DUNEDIN, Fla. — There were other callers for Vladimir Guerrero, the Philadelphia Phillies and Arizona Diamondbacks believed to be among them, but ultimately he decided the best place to pursue his goal of reaching the 500-home run plateau was with the Toronto Blue Jays.
The spiky dreadlocked slugger, looking reinvigorated after a physically lumbering year with the Baltimore Orioles in 2011, likes the symmetry of a return north of the border, where he broke into the big leagues and established himself as a star with the Montreal Expos, a period he still recalls fondly.
All that remains to bring things full circle is convincing the Blue Jays his 37-year-old body is ready.
“I feel like this where I started, it’s not the same city but it’s Canada, and I think going back there is like (being) renewed,” Guerrero said Tuesday through interpreter Jay Alou, one of his representatives at Proformance. “I feel like I’m going to be very, very comfortable.”
So far, the nine-time all-star and likely Hall of Famer certainly seems to be, moving with an ease he lacked last year with the Orioles, when all of his 145 games came at DH or pinch-hitting.
He’s been playing left field and is intent on proving he can do the job in the outfield again, both because he feels good enough to do it, and to help his future value.
“I feel a lot better,” said Guerrero, regularly flashing his trademark toothy grin. “Last year I had some pain in my left knee, I’ve never had surgery on that one, I’ve had surgery on the right one and that would cause me to put a lot of stress on the left.
“But I feel very, very strong and right now, no pain, and I feel really good about it.”
Guerrero showed off some of that by going 2-for-4 with a stolen base and a run scored in an extended spring training game Tuesday, with assistant general manager Tony LaCava carefully monitoring his performance.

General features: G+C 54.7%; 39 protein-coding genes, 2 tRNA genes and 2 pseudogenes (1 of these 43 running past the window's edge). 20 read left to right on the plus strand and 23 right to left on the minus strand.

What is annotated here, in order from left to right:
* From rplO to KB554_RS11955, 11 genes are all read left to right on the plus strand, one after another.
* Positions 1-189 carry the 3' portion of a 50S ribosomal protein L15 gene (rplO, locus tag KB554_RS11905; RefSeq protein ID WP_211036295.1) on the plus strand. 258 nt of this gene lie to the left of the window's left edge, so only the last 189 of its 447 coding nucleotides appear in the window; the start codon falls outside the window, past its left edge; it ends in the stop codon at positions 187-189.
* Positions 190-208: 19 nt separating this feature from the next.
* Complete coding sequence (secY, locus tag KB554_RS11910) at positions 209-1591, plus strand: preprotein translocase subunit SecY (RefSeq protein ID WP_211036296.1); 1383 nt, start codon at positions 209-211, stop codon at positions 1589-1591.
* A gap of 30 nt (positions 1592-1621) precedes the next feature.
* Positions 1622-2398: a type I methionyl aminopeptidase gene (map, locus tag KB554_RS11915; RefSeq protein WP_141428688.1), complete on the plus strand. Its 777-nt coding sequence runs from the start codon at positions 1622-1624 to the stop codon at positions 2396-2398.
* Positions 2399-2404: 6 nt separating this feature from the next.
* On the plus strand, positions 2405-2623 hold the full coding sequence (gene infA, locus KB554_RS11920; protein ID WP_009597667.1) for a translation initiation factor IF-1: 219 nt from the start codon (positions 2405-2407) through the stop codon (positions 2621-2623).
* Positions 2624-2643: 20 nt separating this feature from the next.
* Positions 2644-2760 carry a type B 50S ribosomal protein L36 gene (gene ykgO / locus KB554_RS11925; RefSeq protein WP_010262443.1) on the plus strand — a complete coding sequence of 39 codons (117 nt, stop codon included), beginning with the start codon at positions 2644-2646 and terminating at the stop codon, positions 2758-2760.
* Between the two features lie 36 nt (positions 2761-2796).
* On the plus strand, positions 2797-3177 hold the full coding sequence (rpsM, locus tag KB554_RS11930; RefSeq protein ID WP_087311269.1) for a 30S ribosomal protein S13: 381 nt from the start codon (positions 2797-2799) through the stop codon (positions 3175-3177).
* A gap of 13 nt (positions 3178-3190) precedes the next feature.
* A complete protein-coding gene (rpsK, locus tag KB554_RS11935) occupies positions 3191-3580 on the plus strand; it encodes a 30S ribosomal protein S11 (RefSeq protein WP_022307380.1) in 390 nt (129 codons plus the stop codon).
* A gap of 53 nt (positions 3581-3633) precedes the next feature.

The Blue Jays have repeatedly said there is no timetable for him to join the club, and Guerrero himself admitted that he needs more repetition, but he’s been speeding up the process with how he’s looked.
Next steps for him include an assignment to a minor-league team for some more competitive games, and he could be sent out as soon as Wednesday.
Triple-A Las Vegas is one possibility, but going slower and having him climb the ladder is under consideration. As for when he might don a Blue Jays uniform, that’s still up in the air.
“I don’t think he’s ready for major-league pitching quite yet,” said manager John Farrell. “I can understand you wanting to get your arms around when. We’re trying to get that as well.
“The early view has been positive from a physical standpoint. It’s a matter of repetition at this point, getting the timing down a little bit more consistent.”
Guerrero, a career .318/.379/.553 hitter with 449 home runs and 1,496 RBIs over 16 big-league seasons, is 51 homers short of the 500 mark he describes as his “goal right now” because it “would pretty much seal my career. That’s my immediate goal.”
“I would love to play for three or four more years,” he added later, “but definitely, that is a number that I can give you, the 51 home runs to get out of the way.”
Guerrero signed with the Blue Jays shortly after switching agents some three weeks ago, following a full off-season and spring training without a contract. Like other veteran DH types, Manny Ramirez, Johnny Damon and Hideki Matsui, he had to settle for a minor-league deal and force his way onto the roster.
The long wait didn’t rattle his belief that he could still play.
“I was patiently waiting to see where I was going to go,” said Guerrero. “I was just going to keep working until something showed up. But then when I heard Blue Jays, I’m excited to go to Toronto.”
Many of the young Latin players at extended spring training have rallied around Guerrero, frequently chatting him up and posing for pictures with him, but so too have the North American kids.
The impression he’s left isn’t solely from the flurry of jaw-dropping home runs he’s launched during batting practice — some are estimated to be near 500 feet — but also from setting an example for all the youngsters to emulate.
“The thing is he doesn’t big league anybody,” said Daniel Norris, a left-hander chosen by the Blue Jays in the second round last year. “I don’t talk to him, I’m kind of nervous, but me and (Canadian right-hander) Tom Robson were walking out one day and he was sitting there talking to some of the Latin guys. Tom walks up and pats him on the shoulder, ‘What’s up man?’ And (Guerrero) was like, ‘Hey, what’s up?’ He just talks to everybody and that’s awesome, a Hall of Famer and he takes time to talk to everybody.
“That’s good for us to see because there are going to be big leaguers and Hall of Famers here and for them to see a guy like that is an awesome example. He’s a Hall of Famer but he still treats people with respect. That’s really cool.”
That it is for all involved, and they’re hoping it only gets better.